The search for the missing Malaysian flight MH370 has been significantly expanded, with officials admitting they are now scouring land as well as the sea.
Investigators say 25 countries are now involved in the search since the plane went missing on a flight from Kuala Lumpur to Beijing eight days ago.
They are focusing on four theories, including sabotage, but insist they are yet to form any conclusions.
At a press conference today, Malaysian transport minister Hishammuddin Hussein said: “Every day brings new angles, especially as we are focusing and expanding the search area.
“The search was already a highly complex, multi-national effort. It has now become more difficult.
“The search area has been significantly expanded, and the search area has changed. We are now looking at large tracts of land, crossing 11 countries as well as deep and remote oceans.
“The number of countries involved in the search and rescue operation has increased from 14 to 25, which brings new challenges to the search effort. This is a significant recalibration.”
It comes as Malaysian authorities have begun examining a flight simulator seized from the home of pilot Zaharie Ahmad Shah.
It had previously been established that whoever flew off with the Boeing 777 had intimate knowledge of the cockpit and knew how to avoid detection when navigating around Asia.
Mr Hussein said: “I cannot comment on speculative theories on what might have caused this deviation from the original flight path as I do not wish to prejudice the investigation. We do not want to jump to conclusions.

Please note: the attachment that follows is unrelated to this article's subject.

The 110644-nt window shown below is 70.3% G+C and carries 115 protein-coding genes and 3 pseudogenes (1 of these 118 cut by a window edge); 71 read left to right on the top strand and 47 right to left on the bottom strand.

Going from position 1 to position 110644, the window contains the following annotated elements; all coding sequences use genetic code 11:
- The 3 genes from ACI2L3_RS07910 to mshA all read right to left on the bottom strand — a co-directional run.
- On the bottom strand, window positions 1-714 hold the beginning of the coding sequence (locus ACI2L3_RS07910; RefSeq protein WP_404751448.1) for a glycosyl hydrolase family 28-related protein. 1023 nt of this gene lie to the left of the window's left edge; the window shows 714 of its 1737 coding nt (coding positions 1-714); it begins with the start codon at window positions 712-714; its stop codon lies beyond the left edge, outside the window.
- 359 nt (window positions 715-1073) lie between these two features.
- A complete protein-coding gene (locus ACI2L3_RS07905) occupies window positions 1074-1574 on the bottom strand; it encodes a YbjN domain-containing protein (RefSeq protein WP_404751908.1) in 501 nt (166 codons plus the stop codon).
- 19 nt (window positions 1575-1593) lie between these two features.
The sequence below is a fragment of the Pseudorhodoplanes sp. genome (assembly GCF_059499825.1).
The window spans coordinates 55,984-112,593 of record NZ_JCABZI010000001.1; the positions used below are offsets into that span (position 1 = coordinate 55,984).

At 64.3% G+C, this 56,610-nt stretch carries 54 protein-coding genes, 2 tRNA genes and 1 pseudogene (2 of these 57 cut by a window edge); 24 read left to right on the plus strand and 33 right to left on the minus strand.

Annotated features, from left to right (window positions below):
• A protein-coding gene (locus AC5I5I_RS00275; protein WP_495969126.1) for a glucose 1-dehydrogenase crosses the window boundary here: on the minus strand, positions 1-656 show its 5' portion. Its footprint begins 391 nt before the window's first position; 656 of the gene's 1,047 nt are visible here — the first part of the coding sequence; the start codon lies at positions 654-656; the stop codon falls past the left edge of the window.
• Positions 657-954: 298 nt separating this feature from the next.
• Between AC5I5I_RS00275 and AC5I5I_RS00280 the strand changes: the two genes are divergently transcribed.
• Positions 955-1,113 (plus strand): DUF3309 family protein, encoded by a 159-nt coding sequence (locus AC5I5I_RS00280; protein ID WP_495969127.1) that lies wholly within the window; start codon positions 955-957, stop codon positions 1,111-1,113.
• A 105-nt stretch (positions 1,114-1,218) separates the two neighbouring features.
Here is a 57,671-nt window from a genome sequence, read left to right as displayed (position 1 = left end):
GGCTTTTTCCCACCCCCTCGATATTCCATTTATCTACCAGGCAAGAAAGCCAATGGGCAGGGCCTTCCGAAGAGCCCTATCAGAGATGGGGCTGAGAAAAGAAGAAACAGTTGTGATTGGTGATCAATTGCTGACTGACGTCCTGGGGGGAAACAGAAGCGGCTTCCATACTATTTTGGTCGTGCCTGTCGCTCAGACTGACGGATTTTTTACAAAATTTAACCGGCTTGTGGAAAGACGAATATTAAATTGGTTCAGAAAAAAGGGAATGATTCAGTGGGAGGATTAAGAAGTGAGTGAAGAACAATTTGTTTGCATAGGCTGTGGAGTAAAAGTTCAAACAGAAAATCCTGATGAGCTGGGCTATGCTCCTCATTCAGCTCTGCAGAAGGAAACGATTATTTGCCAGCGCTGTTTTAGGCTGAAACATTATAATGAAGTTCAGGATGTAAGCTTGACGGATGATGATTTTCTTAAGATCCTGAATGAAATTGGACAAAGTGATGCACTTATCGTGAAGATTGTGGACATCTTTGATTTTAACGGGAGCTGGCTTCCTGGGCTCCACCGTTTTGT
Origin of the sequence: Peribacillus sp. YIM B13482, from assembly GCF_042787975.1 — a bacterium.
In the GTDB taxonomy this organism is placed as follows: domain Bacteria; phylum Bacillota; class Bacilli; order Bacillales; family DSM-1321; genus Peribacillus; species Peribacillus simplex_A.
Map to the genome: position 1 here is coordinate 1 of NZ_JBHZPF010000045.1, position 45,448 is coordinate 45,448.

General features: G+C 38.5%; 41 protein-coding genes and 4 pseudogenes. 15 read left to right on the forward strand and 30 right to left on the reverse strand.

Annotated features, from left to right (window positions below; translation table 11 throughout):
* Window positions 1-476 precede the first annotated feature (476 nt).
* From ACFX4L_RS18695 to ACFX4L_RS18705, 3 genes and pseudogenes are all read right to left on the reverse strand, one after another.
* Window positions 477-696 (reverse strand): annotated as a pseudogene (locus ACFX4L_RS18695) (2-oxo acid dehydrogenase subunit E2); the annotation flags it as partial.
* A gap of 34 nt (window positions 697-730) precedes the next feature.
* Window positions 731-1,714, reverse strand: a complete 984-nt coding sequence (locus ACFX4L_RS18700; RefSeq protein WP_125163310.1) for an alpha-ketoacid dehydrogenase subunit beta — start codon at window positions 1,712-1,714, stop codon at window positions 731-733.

“Out of respect for the families and the process itself, we must wait for the investigation to run its course.
“The Malaysian authorities are re-focusing their investigations on all crew and passengers on board MH370, as well as all ground staff handling the aircraft.”
Investigators said the scale of the investigation was “unprecedented”, and that there was no suggestion Mr Shah and his co-pilot had specifically asked to fly together.
Inspector general Khalid Abu Bakar, of the Malaysian Police, said he would not comment on speculation, but added: “The four areas of focus on the investigation are hijacking, sabotage, personal problem and psychological problem - that includes the ground staff, everybody.”
Today’s news conference was the first for 24 hours, with the families of those on board spending yet another day with no news of the plane’s whereabouts.
Yesterday Malaysian Prime Minister Najib Razak said that someone severed communications with the ground and deliberately diverted flight MH370 back over the Malay Peninsula after it departed on March 8 with 239 people on board.
Investigators now have a high degree of certainty that one of the plane’s communications systems - the Aircraft and Communications Addressing and Reporting System (ACARS) - was partially disabled before the aircraft reached the east coast of Malaysia, Mr Najib said.
Shortly afterwards, someone on board switched off the aircraft’s transponder, which communicates with civilian air traffic controllers.
Mr Najib confirmed that Malaysian air force defence radar picked up traces of the plane turning back westwards, crossing over Peninsular Malaysia into the northern stretches of the Strait of Malacca. Authorities previously had said this radar data could not be verified.
The air force has yet to explain why it did not spot the plane flying over the country, and respond. The search was initially focused on the Gulf of Thailand and the South China Sea, where the plane severed its communication links. That search has now ended.